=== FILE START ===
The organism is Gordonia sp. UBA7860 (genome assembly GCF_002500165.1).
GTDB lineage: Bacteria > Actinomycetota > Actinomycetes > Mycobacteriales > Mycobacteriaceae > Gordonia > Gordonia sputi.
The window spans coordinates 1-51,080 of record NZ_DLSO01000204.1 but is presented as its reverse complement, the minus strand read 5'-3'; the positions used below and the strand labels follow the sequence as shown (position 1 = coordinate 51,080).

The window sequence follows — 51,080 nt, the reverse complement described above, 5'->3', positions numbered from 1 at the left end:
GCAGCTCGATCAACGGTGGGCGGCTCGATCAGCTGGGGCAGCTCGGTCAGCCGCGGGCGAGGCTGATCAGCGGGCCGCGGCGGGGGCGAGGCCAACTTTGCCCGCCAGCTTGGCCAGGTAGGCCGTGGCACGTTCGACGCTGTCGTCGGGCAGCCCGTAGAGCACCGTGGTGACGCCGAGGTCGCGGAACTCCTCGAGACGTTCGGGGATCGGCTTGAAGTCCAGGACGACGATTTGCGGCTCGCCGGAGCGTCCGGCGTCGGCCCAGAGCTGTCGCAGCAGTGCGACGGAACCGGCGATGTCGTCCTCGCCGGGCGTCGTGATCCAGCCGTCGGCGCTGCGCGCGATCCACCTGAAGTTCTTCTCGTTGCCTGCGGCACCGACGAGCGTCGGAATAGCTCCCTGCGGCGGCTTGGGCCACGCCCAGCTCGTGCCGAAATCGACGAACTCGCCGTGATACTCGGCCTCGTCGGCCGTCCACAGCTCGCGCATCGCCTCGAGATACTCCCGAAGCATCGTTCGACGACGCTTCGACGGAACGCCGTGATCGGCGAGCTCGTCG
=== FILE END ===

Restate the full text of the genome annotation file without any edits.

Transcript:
The organism is Gordonia sp. UBA7860 (genome assembly GCF_002500165.1).
GTDB lineage: Bacteria > Actinomycetota > Actinomycetes > Mycobacteriales > Mycobacteriaceae > Gordonia > Gordonia sputi.
The window spans coordinates 1-51,080 of record NZ_DLSO01000204.1 but is presented as its reverse complement, the minus strand read 5'-3'; the positions used below and the strand labels follow the sequence as shown (position 1 = coordinate 51,080).

The window sequence follows — 51,080 nt, the reverse complement described above, 5'->3', positions numbered from 1 at the left end:
GCAGCTCGATCAACGGTGGGCGGCTCGATCAGCTGGGGCAGCTCGGTCAGCCGCGGGCGAGGCTGATCAGCGGGCCGCGGCGGGGGCGAGGCCAACTTTGCCCGCCAGCTTGGCCAGGTAGGCCGTGGCACGTTCGACGCTGTCGTCGGGCAGCCCGTAGAGCACCGTGGTGACGCCGAGGTCGCGGAACTCCTCGAGACGTTCGGGGATCGGCTTGAAGTCCAGGACGACGATTTGCGGCTCGCCGGAGCGTCCGGCGTCGGCCCAGAGCTGTCGCAGCAGTGCGACGGAACCGGCGATGTCGTCCTCGCCGGGCGTCGTGATCCAGCCGTCGGCGCTGCGCGCGATCCACCTGAAGTTCTTCTCGTTGCCTGCGGCACCGACGAGCGTCGGAATAGCTCCCTGCGGCGGCTTGGGCCACGCCCAGCTCGTGCCGAAATCGACGAACTCGCCGTGATACTCGGCCTCGTCGGCCGTCCACAGCTCGCGCATCGCCTCGAGATACTCCCGAAGCATCGTTCGACGACGCTTCGACGGAACGCCGTGATCGGCGAGCTCGTCG